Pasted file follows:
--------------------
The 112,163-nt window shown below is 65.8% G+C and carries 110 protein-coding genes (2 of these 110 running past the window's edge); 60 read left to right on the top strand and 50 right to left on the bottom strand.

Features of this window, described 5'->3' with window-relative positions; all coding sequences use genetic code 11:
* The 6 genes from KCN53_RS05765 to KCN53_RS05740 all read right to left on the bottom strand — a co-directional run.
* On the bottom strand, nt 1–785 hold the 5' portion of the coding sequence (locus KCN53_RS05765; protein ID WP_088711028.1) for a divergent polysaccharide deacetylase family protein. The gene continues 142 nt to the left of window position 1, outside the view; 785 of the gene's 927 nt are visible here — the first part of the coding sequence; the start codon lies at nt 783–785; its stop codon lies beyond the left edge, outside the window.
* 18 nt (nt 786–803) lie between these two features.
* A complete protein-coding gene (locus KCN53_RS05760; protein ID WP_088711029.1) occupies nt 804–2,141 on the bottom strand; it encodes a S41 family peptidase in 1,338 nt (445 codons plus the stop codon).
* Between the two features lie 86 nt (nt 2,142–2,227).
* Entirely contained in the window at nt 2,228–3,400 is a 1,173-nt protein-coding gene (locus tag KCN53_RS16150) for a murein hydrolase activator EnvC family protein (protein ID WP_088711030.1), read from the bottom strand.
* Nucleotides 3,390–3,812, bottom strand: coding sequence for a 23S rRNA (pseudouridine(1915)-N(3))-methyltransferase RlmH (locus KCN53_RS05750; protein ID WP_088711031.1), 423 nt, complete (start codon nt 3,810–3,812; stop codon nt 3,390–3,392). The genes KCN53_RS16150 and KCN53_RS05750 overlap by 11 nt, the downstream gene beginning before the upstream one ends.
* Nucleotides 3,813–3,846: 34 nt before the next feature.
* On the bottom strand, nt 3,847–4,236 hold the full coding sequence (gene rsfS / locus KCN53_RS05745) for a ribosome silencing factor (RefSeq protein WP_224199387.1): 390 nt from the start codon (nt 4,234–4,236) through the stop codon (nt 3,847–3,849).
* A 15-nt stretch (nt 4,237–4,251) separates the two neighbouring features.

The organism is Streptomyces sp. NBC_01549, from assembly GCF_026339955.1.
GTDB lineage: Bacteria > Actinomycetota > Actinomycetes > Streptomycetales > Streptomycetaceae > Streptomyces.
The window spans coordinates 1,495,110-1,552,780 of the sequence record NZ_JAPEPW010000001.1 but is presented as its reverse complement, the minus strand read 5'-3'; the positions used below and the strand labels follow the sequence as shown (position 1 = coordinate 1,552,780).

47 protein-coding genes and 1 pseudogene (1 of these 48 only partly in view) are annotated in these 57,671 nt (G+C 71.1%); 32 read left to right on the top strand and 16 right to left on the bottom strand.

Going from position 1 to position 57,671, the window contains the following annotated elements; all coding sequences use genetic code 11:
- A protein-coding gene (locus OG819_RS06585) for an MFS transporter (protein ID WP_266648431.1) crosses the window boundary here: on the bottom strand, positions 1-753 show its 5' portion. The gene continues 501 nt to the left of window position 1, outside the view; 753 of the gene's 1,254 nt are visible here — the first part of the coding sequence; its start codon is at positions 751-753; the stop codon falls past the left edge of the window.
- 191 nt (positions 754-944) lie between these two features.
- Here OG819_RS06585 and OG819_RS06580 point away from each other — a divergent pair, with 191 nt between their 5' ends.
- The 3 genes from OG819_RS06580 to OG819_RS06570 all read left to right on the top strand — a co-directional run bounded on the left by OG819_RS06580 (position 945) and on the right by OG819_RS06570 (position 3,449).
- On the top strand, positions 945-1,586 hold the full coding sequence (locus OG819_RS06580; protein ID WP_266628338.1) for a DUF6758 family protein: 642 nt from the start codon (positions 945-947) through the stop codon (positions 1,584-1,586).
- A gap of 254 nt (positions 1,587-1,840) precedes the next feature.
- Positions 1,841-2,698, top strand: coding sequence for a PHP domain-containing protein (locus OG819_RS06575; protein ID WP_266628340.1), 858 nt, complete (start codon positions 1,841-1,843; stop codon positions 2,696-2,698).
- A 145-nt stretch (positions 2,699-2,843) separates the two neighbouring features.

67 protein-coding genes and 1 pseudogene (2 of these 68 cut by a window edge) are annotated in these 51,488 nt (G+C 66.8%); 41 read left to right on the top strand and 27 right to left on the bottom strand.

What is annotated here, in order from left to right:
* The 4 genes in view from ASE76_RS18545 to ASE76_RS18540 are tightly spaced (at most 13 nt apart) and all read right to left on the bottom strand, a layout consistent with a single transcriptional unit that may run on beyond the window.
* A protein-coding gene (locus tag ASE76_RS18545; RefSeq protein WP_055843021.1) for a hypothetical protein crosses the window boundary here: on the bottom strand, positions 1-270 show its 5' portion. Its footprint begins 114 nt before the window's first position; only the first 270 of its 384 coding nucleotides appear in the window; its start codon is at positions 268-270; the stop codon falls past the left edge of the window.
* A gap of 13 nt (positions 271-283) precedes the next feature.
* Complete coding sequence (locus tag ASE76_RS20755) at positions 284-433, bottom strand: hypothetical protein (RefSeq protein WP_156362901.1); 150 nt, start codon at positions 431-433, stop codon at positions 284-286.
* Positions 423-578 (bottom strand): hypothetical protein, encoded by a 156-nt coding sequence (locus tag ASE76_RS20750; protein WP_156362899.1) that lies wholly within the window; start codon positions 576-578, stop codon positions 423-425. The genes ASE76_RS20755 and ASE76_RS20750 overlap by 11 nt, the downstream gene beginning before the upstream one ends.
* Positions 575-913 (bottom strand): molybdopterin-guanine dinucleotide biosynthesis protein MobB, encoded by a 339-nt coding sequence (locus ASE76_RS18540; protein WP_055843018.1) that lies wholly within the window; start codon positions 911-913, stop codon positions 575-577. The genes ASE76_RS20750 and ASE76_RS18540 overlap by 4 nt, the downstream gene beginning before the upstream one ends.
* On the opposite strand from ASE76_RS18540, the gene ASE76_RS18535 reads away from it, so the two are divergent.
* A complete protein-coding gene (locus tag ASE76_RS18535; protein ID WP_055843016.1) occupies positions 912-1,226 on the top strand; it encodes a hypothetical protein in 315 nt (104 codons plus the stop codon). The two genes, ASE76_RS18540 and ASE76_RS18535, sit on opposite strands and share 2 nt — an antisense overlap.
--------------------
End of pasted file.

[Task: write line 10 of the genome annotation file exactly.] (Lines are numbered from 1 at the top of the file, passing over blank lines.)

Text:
* Nucleotides 3,813–3,846: 34 nt before the next feature.